It wasn’t until results from the Scandinavian Simvastatin Survival Study (4s) conducted in the 1990s were published that the healthcare industry began to take notice of using statins to help prevent cardiovascular disease. This clinical trial assessed the effect of Simvastatin on a group of 4,444 patients between the ages of 35 and 72 had coronary heart disease. The absolute mortality due to coronary heart disease was reduced 3.5%, a 30% relative risk reduction.

Merck marketed this drug as Zocor, and it (along with the earlier Mecavor) earned the company over one billion dollars in 1995.

Thanks to expensive public awareness campaigns, Merck has educated a broad spectrum of the American public about ‘good’ and ‘bad’ cholesterol. Many of us are aware of our own ‘bad’ cholesterol number, which is associated with an increased risk of cardiovascular disease.

Now that medical researchers have more data about statin drugs, there is a more nuanced recommendation from the American College of Cardiology and the American Heart Association about who should take cholesterol-lowering drugs, and when they should start.

These guidelines, first published two years ago, indicate that doctors and patients should consider the patient’s overall risk for coronary heart disease first, rather than just relying on a high cholesterol number before prescribing medication.

Since the release of this study, the question is whether these new guidelines are working out or not. As of this month, we have some new evidence endorsing the revised guidelines.

Medical researchers have published two papers this month in JAMA, the Journal of the American Medical Association.

In the first paper, researchers compared to the new guidelines with the old ones using patients enrolled in the Framingham Heart Study. The new guidelines were found to be more accurate and efficient in identifying people with increased risk of cardiovascular disease. In other words, evaluating patient risk for heart disease is more accurate than just relying on a bad cholesterol number alone.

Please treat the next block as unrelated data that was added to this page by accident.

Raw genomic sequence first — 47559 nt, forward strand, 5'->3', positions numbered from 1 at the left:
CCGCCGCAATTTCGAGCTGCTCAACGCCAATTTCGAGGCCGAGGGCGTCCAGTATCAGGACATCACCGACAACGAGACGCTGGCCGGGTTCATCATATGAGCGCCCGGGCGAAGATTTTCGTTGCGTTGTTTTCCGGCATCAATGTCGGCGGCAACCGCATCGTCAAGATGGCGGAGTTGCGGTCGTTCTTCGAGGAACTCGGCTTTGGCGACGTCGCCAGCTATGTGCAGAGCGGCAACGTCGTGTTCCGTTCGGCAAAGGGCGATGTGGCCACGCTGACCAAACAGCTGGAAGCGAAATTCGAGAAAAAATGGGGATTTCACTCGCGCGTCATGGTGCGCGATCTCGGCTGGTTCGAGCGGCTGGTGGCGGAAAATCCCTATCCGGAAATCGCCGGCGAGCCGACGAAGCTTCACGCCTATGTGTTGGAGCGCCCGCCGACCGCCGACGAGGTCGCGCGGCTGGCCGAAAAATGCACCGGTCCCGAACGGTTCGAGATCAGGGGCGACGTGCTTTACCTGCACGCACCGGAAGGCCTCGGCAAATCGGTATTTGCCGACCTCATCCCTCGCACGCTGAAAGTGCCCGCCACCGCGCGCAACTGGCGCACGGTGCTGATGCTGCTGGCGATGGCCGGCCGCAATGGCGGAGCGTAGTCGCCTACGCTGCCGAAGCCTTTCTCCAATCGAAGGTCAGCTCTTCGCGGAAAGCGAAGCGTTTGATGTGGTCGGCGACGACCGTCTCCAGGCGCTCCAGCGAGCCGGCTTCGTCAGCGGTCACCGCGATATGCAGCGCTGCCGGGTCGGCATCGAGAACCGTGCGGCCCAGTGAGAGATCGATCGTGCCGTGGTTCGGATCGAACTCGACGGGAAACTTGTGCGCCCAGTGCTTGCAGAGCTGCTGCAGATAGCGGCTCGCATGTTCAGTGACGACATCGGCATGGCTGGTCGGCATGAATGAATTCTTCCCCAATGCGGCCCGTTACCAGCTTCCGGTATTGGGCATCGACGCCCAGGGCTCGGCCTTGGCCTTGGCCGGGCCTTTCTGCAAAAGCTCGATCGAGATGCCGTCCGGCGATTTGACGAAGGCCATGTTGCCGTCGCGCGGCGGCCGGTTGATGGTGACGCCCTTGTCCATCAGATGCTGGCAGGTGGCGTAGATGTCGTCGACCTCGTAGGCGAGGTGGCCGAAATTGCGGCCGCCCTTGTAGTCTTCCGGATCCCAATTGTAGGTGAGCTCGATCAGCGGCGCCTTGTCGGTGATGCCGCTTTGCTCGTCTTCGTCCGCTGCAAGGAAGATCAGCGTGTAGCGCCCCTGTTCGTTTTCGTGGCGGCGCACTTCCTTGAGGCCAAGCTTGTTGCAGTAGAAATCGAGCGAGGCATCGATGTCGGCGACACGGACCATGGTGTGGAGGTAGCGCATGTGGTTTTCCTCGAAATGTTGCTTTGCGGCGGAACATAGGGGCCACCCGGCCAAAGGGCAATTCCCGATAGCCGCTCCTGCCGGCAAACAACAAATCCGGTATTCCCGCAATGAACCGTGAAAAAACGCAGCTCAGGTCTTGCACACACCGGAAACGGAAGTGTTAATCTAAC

In other words, if your overall risk for heart disease is low, one elevated cholesterol level test shouldn’t necessarily lead you to automatically begin treatment with statin drugs. On the other hand, if you have high risk factors, such as diabetes (considered a high risk for cardiovascular disease), then it is recommended treatment on statins, even if the cholesterol test number is low.

The second JAMA study took on the problem of what percentage of risk is the best go/no-go decision point for commencing cholesterol treatment?

As we all well understand, no medication is without side effects. While statins are considered generally safe, there have been side effects involving muscle problems, adverse reactions with grapefruit juice, and possible increased risk of diabetes. There may also be long-term risks that are not understood at this time.

The researchers concluded that statin treatment should begin if an individual’s risk of a heart attack or stroke is more than 7.5% in the next 10 years. And, from a macro economic standpoint, it might make sense for patients to begin treatment if their risk was as low as 4%.

Because many of the popular statins are no longer under patent protection, they don’t cost a small fortune as they once did. Consequently Medical researchers calculated that patients with risks as low as .5% per year could elect to take statin drugs and have positive benefits. .